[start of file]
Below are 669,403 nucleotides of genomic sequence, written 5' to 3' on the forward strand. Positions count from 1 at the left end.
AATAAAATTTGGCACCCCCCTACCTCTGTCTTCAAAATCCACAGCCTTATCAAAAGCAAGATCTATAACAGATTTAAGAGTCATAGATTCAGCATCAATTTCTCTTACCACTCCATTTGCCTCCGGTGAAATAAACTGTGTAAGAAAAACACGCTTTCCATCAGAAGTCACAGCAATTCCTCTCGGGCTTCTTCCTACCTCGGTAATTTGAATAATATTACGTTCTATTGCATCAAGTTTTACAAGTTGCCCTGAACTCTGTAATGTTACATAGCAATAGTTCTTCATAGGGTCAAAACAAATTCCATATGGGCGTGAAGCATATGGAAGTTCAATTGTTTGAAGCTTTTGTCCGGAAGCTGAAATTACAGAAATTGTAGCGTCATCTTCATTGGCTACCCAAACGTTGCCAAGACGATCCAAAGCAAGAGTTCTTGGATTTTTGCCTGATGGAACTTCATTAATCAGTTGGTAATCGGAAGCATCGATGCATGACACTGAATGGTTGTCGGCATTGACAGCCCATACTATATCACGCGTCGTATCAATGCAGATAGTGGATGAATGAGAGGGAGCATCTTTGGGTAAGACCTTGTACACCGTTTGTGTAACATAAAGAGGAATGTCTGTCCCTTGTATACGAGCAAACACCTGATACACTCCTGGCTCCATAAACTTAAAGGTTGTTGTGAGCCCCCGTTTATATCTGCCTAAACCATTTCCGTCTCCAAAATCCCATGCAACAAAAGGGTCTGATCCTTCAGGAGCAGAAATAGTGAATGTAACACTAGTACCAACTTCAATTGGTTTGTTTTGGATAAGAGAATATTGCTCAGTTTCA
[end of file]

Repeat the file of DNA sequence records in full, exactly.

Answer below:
Below are 669,403 nucleotides of genomic sequence, written 5' to 3' on the forward strand. Positions count from 1 at the left end.
AATAAAATTTGGCACCCCCCTACCTCTGTCTTCAAAATCCACAGCCTTATCAAAAGCAAGATCTATAACAGATTTAAGAGTCATAGATTCAGCATCAATTTCTCTTACCACTCCATTTGCCTCCGGTGAAATAAACTGTGTAAGAAAAACACGCTTTCCATCAGAAGTCACAGCAATTCCTCTCGGGCTTCTTCCTACCTCGGTAATTTGAATAATATTACGTTCTATTGCATCAAGTTTTACAAGTTGCCCTGAACTCTGTAATGTTACATAGCAATAGTTCTTCATAGGGTCAAAACAAATTCCATATGGGCGTGAAGCATATGGAAGTTCAATTGTTTGAAGCTTTTGTCCGGAAGCTGAAATTACAGAAATTGTAGCGTCATCTTCATTGGCTACCCAAACGTTGCCAAGACGATCCAAAGCAAGAGTTCTTGGATTTTTGCCTGATGGAACTTCATTAATCAGTTGGTAATCGGAAGCATCGATGCATGACACTGAATGGTTGTCGGCATTGACAGCCCATACTATATCACGCGTCGTATCAATGCAGATAGTGGATGAATGAGAGGGAGCATCTTTGGGTAAGACCTTGTACACCGTTTGTGTAACATAAAGAGGAATGTCTGTCCCTTGTATACGAGCAAACACCTGATACACTCCTGGCTCCATAAACTTAAAGGTTGTTGTGAGCCCCCGTTTATATCTGCCTAAACCATTTCCGTCTCCAAAATCCCATGCAACAAAAGGGTCTGATCCTTCAGGAGCAGAAATAGTGAATGTAACACTAGTACCAACTTCAATTGGTTTGTTTTGGATAAGAGAATATTGCTCAGTTTCA